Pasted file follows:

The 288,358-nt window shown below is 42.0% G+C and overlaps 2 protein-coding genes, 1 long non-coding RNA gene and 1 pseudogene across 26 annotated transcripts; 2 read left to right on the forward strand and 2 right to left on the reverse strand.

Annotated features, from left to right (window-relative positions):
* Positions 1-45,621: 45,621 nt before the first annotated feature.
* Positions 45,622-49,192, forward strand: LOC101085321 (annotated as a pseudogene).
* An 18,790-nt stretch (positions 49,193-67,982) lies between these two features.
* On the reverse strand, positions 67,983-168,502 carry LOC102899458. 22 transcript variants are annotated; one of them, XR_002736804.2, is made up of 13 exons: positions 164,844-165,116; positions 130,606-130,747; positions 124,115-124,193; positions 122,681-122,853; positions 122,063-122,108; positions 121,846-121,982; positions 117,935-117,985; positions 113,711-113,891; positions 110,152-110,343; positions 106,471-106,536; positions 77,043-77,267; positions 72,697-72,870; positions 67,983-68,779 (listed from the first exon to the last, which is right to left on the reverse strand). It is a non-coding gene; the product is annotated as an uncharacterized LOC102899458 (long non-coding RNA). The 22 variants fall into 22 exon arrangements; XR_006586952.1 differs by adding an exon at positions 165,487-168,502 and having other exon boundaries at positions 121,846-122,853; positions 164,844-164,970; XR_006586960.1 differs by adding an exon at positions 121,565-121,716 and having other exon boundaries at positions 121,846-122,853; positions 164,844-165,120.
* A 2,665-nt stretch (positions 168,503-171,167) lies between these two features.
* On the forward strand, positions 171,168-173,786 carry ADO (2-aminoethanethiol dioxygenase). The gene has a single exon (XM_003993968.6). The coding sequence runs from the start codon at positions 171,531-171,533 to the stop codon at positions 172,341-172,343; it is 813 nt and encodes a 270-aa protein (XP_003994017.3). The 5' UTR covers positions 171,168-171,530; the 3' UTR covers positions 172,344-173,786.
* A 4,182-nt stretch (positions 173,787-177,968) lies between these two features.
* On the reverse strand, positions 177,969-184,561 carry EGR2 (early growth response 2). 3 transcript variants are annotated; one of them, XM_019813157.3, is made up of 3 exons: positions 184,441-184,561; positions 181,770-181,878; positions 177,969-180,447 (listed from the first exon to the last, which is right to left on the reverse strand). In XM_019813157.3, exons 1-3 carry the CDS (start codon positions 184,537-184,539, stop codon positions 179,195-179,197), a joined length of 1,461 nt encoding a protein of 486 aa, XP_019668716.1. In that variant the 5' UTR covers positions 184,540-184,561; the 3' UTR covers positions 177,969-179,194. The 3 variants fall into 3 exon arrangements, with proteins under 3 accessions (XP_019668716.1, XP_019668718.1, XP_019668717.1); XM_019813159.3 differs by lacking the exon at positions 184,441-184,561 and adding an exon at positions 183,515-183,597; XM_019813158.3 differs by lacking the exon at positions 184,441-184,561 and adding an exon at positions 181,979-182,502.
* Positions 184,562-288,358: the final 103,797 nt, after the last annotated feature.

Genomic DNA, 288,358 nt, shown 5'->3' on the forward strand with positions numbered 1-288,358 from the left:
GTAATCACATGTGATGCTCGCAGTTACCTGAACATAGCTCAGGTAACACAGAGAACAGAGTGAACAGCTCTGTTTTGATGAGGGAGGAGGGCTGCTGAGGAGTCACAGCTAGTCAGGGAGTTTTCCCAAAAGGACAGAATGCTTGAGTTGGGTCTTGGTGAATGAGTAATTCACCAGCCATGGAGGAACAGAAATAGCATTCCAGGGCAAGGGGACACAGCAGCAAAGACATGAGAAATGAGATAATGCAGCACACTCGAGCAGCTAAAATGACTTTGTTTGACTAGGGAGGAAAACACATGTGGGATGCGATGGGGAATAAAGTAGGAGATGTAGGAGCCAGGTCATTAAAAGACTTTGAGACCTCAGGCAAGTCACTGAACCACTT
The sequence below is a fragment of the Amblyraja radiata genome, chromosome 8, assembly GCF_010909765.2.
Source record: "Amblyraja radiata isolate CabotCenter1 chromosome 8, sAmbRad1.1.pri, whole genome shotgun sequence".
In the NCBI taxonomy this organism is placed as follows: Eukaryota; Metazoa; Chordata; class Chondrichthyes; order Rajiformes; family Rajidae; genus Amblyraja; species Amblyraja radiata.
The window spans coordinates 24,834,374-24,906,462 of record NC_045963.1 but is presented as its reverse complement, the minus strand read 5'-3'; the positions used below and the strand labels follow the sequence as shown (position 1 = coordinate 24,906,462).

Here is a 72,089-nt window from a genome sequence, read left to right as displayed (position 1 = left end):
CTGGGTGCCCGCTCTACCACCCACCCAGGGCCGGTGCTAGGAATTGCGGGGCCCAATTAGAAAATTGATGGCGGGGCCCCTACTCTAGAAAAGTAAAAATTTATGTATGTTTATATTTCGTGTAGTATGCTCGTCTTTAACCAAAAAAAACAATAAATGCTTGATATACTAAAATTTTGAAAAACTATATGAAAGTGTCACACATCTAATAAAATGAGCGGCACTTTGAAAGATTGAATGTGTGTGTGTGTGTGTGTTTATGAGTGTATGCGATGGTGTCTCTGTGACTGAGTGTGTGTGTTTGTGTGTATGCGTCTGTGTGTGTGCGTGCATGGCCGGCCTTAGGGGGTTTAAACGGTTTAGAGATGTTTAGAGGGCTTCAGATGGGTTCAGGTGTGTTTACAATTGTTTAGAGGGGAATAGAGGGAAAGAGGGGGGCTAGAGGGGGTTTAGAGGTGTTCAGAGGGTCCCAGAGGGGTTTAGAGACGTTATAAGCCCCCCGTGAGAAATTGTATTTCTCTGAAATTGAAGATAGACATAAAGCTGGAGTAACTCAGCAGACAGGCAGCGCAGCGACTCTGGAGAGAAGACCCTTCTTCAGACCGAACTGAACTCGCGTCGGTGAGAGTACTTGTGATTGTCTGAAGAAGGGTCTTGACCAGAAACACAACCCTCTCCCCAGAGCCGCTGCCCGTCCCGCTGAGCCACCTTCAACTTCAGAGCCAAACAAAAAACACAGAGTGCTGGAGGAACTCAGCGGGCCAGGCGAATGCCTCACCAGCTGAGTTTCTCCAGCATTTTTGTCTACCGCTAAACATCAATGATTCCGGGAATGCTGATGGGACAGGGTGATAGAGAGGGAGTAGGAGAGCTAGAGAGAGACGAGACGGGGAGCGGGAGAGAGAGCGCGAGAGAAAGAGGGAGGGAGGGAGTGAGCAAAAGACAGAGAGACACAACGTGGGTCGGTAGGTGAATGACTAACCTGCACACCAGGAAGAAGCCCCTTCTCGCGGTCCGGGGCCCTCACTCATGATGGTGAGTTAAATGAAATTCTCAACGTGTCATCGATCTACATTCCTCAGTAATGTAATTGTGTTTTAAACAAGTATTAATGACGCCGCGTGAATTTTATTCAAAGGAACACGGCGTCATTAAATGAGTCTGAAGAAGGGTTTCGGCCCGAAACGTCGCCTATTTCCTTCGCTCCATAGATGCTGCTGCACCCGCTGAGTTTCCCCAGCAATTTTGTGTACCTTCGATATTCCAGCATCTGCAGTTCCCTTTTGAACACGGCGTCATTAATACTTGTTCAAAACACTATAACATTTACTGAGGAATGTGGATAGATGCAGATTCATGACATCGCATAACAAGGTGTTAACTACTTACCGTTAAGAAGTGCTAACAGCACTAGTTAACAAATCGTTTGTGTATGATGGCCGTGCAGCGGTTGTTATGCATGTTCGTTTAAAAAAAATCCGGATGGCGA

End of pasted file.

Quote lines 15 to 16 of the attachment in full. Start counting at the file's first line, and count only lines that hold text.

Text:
Source record: "Amblyraja radiata isolate CabotCenter1 chromosome 8, sAmbRad1.1.pri, whole genome shotgun sequence".
In the NCBI taxonomy this organism is placed as follows: Eukaryota; Metazoa; Chordata; class Chondrichthyes; order Rajiformes; family Rajidae; genus Amblyraja; species Amblyraja radiata.